Since then, a militia movement on Facebook that called for armed conflict on the streets of U.S. cities has gained thousands of new followers. A QAnon Facebook group has also added hundreds of new followers while questioning common-sense pandemic medical practices, like wearing a mask in public and staying at home while sick. And a campaign that claimed to raise awareness of human trafficking has steered hundreds of thousands of people to conspiracy theory groups and pages on the social network.
Perhaps the most jarring part? At times, Facebook’s own recommendation engine — the algorithm that surfaces content for people on the site — has pushed users toward the very groups that were discussing QAnon conspiracies, according to research conducted by The New York Times, despite assurances from the company that that would not happen.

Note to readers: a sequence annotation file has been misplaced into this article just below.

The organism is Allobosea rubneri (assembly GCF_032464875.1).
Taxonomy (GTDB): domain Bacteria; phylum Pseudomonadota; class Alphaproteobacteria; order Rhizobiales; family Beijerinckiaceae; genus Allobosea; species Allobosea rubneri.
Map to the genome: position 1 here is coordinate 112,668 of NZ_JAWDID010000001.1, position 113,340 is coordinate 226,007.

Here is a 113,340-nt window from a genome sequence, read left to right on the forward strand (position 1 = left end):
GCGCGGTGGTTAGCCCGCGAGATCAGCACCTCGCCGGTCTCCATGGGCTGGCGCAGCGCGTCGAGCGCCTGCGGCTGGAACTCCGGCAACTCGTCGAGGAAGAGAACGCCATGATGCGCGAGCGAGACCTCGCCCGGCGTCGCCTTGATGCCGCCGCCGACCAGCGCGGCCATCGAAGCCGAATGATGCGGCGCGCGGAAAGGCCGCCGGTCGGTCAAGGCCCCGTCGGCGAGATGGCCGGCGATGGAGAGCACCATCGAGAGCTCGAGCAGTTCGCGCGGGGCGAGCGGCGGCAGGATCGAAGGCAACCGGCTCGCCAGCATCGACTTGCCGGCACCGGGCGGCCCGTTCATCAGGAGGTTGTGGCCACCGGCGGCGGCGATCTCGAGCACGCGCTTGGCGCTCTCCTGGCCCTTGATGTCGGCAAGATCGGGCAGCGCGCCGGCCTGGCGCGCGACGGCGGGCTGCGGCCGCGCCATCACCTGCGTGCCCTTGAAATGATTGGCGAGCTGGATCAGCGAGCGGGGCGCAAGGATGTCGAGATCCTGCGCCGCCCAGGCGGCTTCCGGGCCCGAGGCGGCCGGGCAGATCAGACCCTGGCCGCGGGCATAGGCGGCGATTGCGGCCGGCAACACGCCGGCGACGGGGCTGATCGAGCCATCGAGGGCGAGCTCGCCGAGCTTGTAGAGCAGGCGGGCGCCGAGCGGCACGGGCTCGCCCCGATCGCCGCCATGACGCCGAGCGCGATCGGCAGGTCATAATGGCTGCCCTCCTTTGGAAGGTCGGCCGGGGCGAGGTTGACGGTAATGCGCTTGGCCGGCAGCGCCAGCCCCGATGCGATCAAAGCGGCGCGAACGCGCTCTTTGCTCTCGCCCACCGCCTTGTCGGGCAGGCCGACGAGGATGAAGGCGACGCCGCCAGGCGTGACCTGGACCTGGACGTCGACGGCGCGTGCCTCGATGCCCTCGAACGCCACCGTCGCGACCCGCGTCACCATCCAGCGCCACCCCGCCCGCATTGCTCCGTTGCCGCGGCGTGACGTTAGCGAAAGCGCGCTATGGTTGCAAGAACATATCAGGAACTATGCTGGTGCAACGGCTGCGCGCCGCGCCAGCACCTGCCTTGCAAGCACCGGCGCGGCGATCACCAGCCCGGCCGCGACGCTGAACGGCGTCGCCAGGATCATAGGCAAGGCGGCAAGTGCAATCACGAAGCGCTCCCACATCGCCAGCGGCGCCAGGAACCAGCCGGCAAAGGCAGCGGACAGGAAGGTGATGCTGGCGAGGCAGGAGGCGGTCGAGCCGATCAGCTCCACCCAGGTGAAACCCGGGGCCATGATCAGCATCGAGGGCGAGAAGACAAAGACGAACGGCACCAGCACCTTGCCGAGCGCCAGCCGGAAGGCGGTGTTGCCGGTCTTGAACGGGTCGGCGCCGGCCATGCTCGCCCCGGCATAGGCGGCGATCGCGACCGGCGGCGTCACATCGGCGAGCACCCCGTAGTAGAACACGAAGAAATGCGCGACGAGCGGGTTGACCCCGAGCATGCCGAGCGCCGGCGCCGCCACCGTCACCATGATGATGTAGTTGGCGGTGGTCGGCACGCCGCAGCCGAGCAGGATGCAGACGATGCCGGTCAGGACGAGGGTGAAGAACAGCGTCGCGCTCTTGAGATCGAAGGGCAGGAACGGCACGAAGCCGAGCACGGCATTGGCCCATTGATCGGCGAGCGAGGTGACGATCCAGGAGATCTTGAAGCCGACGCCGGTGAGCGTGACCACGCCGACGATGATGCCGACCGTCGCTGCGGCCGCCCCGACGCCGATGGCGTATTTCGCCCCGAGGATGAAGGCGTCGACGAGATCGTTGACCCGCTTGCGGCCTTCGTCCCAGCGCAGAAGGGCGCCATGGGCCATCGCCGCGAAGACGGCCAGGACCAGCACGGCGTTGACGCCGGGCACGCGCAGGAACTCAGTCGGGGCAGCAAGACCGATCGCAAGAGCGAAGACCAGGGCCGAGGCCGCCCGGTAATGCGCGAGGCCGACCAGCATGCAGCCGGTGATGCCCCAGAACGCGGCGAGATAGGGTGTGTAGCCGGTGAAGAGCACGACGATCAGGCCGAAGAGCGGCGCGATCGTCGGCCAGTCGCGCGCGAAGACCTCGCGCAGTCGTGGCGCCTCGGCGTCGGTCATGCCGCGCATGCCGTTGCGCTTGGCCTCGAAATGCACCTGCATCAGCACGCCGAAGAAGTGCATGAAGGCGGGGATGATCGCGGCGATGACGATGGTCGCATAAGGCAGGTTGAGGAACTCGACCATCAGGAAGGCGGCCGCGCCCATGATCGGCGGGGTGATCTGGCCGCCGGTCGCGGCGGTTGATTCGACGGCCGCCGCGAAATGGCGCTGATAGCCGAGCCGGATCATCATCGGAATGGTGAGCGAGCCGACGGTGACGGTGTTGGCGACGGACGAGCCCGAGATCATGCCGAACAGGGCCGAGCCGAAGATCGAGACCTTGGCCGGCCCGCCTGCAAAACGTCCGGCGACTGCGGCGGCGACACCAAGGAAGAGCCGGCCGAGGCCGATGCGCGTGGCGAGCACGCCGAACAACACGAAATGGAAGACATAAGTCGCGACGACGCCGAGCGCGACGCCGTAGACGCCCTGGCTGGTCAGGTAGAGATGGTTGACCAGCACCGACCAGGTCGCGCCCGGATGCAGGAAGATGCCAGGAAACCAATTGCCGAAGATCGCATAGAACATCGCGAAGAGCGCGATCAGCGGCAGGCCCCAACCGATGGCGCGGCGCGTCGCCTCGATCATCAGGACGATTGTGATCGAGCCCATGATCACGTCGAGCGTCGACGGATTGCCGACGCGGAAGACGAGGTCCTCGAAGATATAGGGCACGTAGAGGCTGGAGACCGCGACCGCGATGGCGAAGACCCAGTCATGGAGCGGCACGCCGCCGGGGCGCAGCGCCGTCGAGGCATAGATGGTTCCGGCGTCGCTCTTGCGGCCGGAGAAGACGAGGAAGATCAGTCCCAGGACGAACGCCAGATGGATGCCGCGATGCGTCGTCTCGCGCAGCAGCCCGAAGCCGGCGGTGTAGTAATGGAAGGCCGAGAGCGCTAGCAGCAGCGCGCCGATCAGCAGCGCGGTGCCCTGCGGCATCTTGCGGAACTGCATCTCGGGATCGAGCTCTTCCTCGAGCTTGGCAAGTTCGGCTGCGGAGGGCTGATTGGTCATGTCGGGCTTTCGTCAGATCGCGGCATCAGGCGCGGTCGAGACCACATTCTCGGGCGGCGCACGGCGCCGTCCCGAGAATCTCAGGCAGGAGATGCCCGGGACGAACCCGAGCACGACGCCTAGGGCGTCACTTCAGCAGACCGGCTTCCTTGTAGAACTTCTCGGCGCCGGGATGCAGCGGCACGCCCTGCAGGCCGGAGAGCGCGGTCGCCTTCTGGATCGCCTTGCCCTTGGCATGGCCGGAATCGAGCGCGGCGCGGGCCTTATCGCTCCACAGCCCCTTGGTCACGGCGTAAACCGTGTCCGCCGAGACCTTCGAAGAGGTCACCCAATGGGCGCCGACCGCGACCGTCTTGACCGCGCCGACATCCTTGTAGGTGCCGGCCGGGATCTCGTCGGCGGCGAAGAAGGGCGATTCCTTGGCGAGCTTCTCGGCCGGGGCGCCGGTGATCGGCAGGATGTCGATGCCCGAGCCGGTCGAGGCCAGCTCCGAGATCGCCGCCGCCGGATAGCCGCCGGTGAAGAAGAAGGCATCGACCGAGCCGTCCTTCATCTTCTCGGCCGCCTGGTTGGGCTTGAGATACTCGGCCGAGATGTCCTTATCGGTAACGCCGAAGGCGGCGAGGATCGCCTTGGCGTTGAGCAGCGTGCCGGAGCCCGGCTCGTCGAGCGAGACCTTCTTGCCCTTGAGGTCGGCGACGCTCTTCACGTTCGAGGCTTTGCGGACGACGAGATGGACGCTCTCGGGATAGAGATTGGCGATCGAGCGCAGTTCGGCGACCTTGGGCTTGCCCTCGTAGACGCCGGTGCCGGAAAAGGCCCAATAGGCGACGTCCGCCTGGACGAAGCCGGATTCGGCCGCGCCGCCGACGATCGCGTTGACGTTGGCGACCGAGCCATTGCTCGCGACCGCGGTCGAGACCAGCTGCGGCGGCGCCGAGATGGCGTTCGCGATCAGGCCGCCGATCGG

None of this was supposed to take place under new Facebook rules targeting QAnon and other extremist movements. The Silicon Valley company’s inability to quash extremist content, despite frequent flags from concerned users, is now renewing questions about the limits of its policing and whether it will be locked in an endless fight with QAnon and other groups that see it as a key battleground in their online war.